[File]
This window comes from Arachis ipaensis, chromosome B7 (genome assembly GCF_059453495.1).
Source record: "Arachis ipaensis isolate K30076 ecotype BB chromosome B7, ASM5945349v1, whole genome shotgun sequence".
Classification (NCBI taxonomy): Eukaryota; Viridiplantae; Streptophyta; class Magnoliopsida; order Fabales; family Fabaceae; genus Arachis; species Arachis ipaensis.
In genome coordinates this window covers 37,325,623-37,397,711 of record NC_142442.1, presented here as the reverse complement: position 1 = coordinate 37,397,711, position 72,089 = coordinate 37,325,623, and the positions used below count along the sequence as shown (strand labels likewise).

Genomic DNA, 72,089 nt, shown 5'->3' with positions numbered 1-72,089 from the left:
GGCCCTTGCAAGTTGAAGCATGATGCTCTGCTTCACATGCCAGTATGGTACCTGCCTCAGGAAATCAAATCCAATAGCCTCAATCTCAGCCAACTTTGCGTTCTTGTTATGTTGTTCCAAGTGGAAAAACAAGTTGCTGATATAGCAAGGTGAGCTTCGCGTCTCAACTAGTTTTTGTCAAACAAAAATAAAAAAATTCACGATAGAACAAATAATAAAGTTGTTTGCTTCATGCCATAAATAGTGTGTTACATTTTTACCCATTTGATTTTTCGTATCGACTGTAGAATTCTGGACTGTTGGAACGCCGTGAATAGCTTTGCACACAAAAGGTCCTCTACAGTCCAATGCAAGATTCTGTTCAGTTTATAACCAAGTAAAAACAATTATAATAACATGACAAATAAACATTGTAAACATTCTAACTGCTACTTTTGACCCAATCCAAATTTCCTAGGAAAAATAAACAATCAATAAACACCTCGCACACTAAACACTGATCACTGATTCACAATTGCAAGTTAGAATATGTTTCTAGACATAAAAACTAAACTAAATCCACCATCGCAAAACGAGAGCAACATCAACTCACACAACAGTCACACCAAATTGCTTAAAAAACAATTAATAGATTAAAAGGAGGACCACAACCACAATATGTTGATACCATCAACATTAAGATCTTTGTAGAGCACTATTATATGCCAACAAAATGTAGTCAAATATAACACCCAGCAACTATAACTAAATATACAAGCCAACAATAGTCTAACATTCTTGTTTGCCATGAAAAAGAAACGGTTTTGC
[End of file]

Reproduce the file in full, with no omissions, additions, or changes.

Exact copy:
This window comes from Arachis ipaensis, chromosome B7 (genome assembly GCF_059453495.1).
Source record: "Arachis ipaensis isolate K30076 ecotype BB chromosome B7, ASM5945349v1, whole genome shotgun sequence".
Classification (NCBI taxonomy): Eukaryota; Viridiplantae; Streptophyta; class Magnoliopsida; order Fabales; family Fabaceae; genus Arachis; species Arachis ipaensis.
In genome coordinates this window covers 37,325,623-37,397,711 of record NC_142442.1, presented here as the reverse complement: position 1 = coordinate 37,397,711, position 72,089 = coordinate 37,325,623, and the positions used below count along the sequence as shown (strand labels likewise).

Genomic DNA, 72,089 nt, shown 5'->3' with positions numbered 1-72,089 from the left:
GGCCCTTGCAAGTTGAAGCATGATGCTCTGCTTCACATGCCAGTATGGTACCTGCCTCAGGAAATCAAATCCAATAGCCTCAATCTCAGCCAACTTTGCGTTCTTGTTATGTTGTTCCAAGTGGAAAAACAAGTTGCTGATATAGCAAGGTGAGCTTCGCGTCTCAACTAGTTTTTGTCAAACAAAAATAAAAAAATTCACGATAGAACAAATAATAAAGTTGTTTGCTTCATGCCATAAATAGTGTGTTACATTTTTACCCATTTGATTTTTCGTATCGACTGTAGAATTCTGGACTGTTGGAACGCCGTGAATAGCTTTGCACACAAAAGGTCCTCTACAGTCCAATGCAAGATTCTGTTCAGTTTATAACCAAGTAAAAACAATTATAATAACATGACAAATAAACATTGTAAACATTCTAACTGCTACTTTTGACCCAATCCAAATTTCCTAGGAAAAATAAACAATCAATAAACACCTCGCACACTAAACACTGATCACTGATTCACAATTGCAAGTTAGAATATGTTTCTAGACATAAAAACTAAACTAAATCCACCATCGCAAAACGAGAGCAACATCAACTCACACAACAGTCACACCAAATTGCTTAAAAAACAATTAATAGATTAAAAGGAGGACCACAACCACAATATGTTGATACCATCAACATTAAGATCTTTGTAGAGCACTATTATATGCCAACAAAATGTAGTCAAATATAACACCCAGCAACTATAACTAAATATACAAGCCAACAATAGTCTAACATTCTTGTTTGCCATGAAAAAGAAACGGTTTTGC